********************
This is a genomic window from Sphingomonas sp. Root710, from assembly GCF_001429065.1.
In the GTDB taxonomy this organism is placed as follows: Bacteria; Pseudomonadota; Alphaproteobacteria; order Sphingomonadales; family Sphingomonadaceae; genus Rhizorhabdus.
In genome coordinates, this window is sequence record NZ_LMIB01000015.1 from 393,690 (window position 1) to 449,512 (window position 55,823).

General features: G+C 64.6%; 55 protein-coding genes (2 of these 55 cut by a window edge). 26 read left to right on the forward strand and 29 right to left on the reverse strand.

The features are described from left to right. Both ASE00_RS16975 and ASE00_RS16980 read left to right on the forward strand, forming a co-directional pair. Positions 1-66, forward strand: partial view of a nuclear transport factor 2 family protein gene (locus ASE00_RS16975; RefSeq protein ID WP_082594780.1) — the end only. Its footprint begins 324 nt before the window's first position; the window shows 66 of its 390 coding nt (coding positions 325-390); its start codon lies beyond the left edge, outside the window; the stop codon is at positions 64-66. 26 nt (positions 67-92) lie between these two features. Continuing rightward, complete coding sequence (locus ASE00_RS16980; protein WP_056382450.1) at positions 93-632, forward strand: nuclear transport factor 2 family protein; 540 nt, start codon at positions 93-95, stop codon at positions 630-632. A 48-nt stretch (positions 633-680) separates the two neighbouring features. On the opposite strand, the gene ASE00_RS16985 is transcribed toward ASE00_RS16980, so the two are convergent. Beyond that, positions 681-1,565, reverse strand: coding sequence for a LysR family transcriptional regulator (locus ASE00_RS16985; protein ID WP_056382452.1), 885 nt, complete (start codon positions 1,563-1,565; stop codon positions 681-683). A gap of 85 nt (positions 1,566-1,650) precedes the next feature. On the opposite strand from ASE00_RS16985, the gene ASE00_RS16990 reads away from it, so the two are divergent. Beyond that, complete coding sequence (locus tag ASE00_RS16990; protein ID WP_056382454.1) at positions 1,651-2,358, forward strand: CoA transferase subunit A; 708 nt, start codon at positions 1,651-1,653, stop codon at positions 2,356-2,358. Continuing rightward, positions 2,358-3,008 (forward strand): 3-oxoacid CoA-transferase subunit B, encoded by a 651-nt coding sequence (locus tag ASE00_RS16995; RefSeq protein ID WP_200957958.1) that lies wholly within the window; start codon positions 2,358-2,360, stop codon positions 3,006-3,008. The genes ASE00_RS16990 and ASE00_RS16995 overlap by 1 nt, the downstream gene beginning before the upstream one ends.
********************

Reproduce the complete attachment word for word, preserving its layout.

This is a genomic window from Sphingomonas sp. Root710, from assembly GCF_001429065.1.
In the GTDB taxonomy this organism is placed as follows: Bacteria; Pseudomonadota; Alphaproteobacteria; order Sphingomonadales; family Sphingomonadaceae; genus Rhizorhabdus.
In genome coordinates, this window is sequence record NZ_LMIB01000015.1 from 393,690 (window position 1) to 449,512 (window position 55,823).

General features: G+C 64.6%; 55 protein-coding genes (2 of these 55 cut by a window edge). 26 read left to right on the forward strand and 29 right to left on the reverse strand.

The features are described from left to right. Both ASE00_RS16975 and ASE00_RS16980 read left to right on the forward strand, forming a co-directional pair. Positions 1-66, forward strand: partial view of a nuclear transport factor 2 family protein gene (locus ASE00_RS16975; RefSeq protein ID WP_082594780.1) — the end only. Its footprint begins 324 nt before the window's first position; the window shows 66 of its 390 coding nt (coding positions 325-390); its start codon lies beyond the left edge, outside the window; the stop codon is at positions 64-66. 26 nt (positions 67-92) lie between these two features. Continuing rightward, complete coding sequence (locus ASE00_RS16980; protein WP_056382450.1) at positions 93-632, forward strand: nuclear transport factor 2 family protein; 540 nt, start codon at positions 93-95, stop codon at positions 630-632. A 48-nt stretch (positions 633-680) separates the two neighbouring features. On the opposite strand, the gene ASE00_RS16985 is transcribed toward ASE00_RS16980, so the two are convergent. Beyond that, positions 681-1,565, reverse strand: coding sequence for a LysR family transcriptional regulator (locus ASE00_RS16985; protein ID WP_056382452.1), 885 nt, complete (start codon positions 1,563-1,565; stop codon positions 681-683). A gap of 85 nt (positions 1,566-1,650) precedes the next feature. On the opposite strand from ASE00_RS16985, the gene ASE00_RS16990 reads away from it, so the two are divergent. Beyond that, complete coding sequence (locus tag ASE00_RS16990; protein ID WP_056382454.1) at positions 1,651-2,358, forward strand: CoA transferase subunit A; 708 nt, start codon at positions 1,651-1,653, stop codon at positions 2,356-2,358. Continuing rightward, positions 2,358-3,008 (forward strand): 3-oxoacid CoA-transferase subunit B, encoded by a 651-nt coding sequence (locus tag ASE00_RS16995; RefSeq protein ID WP_200957958.1) that lies wholly within the window; start codon positions 2,358-2,360, stop codon positions 3,006-3,008. The genes ASE00_RS16990 and ASE00_RS16995 overlap by 1 nt, the downstream gene beginning before the upstream one ends.